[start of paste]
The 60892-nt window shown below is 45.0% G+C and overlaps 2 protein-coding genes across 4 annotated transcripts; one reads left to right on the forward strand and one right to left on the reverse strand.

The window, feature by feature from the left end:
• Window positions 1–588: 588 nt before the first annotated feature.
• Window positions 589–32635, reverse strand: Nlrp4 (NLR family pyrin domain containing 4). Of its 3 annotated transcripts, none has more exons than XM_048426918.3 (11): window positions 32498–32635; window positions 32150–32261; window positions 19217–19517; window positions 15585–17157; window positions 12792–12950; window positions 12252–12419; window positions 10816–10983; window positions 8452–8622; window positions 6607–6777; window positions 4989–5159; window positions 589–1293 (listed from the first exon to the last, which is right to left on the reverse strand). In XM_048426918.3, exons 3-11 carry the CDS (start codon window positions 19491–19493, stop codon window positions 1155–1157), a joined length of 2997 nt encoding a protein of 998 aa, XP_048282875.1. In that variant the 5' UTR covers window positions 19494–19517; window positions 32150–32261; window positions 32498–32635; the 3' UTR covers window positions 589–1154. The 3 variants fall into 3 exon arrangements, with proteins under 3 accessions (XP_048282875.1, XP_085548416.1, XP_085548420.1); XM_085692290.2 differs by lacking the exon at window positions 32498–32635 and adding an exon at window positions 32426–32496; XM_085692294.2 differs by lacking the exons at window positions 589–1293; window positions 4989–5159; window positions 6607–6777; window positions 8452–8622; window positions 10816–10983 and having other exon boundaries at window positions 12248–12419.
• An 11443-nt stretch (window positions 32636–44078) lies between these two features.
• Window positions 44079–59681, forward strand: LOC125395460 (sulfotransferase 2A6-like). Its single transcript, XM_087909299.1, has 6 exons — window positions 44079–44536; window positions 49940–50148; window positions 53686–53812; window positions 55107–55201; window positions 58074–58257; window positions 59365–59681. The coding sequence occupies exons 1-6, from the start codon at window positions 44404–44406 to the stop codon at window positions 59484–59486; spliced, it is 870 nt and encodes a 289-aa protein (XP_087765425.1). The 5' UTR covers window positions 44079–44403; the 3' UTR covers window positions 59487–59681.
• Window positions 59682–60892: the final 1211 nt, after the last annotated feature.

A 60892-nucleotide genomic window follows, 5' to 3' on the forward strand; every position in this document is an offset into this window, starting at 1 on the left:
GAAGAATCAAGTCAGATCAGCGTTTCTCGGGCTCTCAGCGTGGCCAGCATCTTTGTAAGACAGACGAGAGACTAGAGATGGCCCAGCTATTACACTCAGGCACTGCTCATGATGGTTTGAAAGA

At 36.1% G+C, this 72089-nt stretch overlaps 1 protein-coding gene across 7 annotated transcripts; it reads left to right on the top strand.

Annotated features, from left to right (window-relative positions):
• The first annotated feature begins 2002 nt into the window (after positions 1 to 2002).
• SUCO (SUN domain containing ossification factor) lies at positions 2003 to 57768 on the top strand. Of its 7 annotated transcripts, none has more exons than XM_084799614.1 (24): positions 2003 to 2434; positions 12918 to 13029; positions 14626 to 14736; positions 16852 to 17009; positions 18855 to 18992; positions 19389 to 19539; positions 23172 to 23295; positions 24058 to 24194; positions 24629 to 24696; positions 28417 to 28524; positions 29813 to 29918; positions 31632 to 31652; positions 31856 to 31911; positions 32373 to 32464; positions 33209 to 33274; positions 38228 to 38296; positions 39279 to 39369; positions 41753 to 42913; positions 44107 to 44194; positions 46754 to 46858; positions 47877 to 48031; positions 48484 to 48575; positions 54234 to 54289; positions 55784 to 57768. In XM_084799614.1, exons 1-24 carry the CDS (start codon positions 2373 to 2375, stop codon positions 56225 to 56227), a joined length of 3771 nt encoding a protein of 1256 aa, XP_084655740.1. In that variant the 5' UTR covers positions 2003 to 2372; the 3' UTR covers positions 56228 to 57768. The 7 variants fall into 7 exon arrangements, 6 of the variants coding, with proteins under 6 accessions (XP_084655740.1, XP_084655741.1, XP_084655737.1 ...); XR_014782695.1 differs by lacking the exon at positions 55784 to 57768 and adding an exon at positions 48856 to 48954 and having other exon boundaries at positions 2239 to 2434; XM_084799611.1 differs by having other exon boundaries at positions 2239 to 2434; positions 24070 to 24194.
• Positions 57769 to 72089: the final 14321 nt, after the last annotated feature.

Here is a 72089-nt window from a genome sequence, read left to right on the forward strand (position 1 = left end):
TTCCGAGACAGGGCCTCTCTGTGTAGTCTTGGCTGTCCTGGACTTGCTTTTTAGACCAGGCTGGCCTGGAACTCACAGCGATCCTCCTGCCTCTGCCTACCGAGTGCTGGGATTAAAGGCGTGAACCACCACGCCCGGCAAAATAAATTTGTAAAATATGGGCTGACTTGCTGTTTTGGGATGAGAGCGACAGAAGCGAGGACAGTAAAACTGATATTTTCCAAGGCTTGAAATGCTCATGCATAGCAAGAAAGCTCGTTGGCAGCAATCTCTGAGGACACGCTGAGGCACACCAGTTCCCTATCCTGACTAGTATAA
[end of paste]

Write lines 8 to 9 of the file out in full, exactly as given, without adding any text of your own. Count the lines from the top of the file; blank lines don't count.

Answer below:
A 60892-nucleotide genomic window follows, 5' to 3' on the forward strand; every position in this document is an offset into this window, starting at 1 on the left:
GAAGAATCAAGTCAGATCAGCGTTTCTCGGGCTCTCAGCGTGGCCAGCATCTTTGTAAGACAGACGAGAGACTAGAGATGGCCCAGCTATTACACTCAGGCACTGCTCATGATGGTTTGAAAGA